I am astonished and appalled.  If these are to be the choices, perhaps it time to consider an ex-pat community in Costa Rica.

And even further, I am seeing what a farce it is to have believed that my vote counted. By the people, for the people?  I don’t think so.

I say this because:  in one party, at one point early on in the primary elections, one candidate had beaten the other  in half the states, and barely–BARELY–lost in the rest of them.  They were running neck and neck in the vote of the people.  And yet, at that time, the delegate count for each candidate was in the neighborhood of 300 delegates to 5.  This in no way reflected the will of the people who belonged to this party.

The other party is not any better.  One candidate defeated a dozen others, state by state, emerging on top.  But this one is not supported by the party leadership, so there was talk about having to “broker” the convention and put someone else on the ballot instead. Then there was a stated refusal by many party leaders to support him when his victory became obvious.  Again, the will of the people who belong to this party is being worked against.

My country is becoming something I never hope for, worked towards.  It is not the country that my father fought for all those years ago.  It is not the one I learned about in school history and civics classes.  How can this be allowed by us, by the people?  The United States was a country so richly blessed, and with such promise for the future.  And now, all I can do it throw up my hands in prayer and in hope, for the sake of the few good persons in America.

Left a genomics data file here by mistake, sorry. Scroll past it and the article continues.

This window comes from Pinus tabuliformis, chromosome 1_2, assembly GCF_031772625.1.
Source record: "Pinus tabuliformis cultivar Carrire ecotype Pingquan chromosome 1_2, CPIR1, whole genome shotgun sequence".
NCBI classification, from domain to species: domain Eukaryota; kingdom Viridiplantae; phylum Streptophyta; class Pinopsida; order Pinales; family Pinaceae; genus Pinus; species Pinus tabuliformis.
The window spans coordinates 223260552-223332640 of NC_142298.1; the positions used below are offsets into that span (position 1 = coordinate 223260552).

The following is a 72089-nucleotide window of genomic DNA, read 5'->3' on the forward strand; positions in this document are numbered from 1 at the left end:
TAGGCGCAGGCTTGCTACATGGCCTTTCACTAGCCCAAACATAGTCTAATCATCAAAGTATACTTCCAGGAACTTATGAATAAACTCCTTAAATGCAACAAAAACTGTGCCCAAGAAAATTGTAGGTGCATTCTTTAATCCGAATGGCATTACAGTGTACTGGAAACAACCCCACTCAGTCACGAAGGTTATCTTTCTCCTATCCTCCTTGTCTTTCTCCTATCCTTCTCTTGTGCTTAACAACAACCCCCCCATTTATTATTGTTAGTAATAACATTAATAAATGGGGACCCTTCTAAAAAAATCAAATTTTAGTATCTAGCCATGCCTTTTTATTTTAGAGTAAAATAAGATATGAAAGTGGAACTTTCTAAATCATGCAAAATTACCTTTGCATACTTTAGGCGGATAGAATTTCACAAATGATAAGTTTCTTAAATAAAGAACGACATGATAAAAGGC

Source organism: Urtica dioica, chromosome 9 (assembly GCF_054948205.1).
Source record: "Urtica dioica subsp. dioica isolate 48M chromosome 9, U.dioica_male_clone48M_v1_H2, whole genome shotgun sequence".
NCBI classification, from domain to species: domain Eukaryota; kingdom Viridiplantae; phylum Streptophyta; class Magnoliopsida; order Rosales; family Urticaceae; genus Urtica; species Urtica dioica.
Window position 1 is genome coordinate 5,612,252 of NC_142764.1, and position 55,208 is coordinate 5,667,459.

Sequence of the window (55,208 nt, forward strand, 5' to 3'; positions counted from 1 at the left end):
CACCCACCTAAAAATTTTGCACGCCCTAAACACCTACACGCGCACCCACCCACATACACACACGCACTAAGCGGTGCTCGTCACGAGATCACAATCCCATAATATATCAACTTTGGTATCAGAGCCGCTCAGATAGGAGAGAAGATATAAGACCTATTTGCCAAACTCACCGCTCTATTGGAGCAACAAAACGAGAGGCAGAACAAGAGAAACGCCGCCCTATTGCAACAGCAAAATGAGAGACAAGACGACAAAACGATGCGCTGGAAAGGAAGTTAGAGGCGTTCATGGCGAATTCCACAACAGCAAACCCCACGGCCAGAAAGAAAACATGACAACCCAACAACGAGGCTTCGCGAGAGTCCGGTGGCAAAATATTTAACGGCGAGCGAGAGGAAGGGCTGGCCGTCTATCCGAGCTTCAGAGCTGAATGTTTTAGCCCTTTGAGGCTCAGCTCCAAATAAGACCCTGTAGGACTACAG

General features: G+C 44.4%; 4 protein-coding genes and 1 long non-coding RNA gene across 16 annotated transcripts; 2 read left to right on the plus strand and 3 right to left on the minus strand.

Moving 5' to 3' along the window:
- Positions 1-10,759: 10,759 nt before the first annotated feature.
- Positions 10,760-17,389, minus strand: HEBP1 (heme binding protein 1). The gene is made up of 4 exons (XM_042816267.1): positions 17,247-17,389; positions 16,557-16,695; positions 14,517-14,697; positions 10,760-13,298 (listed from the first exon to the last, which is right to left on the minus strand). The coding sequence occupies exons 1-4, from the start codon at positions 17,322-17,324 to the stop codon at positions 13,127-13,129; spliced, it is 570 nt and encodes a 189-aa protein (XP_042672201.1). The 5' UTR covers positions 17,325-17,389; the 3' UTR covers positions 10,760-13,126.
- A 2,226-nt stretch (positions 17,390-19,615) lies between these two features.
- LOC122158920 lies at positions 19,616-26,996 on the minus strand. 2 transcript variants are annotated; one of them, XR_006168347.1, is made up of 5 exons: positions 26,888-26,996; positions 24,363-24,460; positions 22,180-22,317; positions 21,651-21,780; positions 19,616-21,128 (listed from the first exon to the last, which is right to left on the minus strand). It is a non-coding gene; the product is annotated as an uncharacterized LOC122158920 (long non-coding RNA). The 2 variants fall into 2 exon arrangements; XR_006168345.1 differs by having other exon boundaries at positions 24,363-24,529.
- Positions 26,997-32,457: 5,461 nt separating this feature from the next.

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A “well, duh” moment

Now many of you will probably say “well, duh” when you read this, but even though I have been praying for people all of my life, I am evidently a slow learner.

Twice in the last year, I have volunteered to be a prayer partner for someone who is going through a program of faith formation.  I have never met these people, don’t know what they look like, who they are, or what their needs or circumstances are.  I just have a name.

I found it difficult to do, to pray for somebody that was faceless and unknown to me.  My prayers felt short, trite, dry as I cast about for something to say about them to the Lord, some concrete need that I could ask Him for.

Then I had the moment of insight that I needed:  just let go.  God knows what they need.   I don’t need to know.

I realized that I had been trying to control things, to tell God what to do.  What’s more:  I do that as well in my intercessory prayer for myself, for my family, for my friends and all loved ones.  I do it when I pray for “the world” and the Christian refugees in the Middle East–assuming that I know what is best and practically preparing a list for God so that He would know what to do.

None of that is necessary.  It is enough to hold each of these dear people for a moment in my heart and mind, lifting them lovingly up to the Lord and asking Him to bless them and fill them with grace.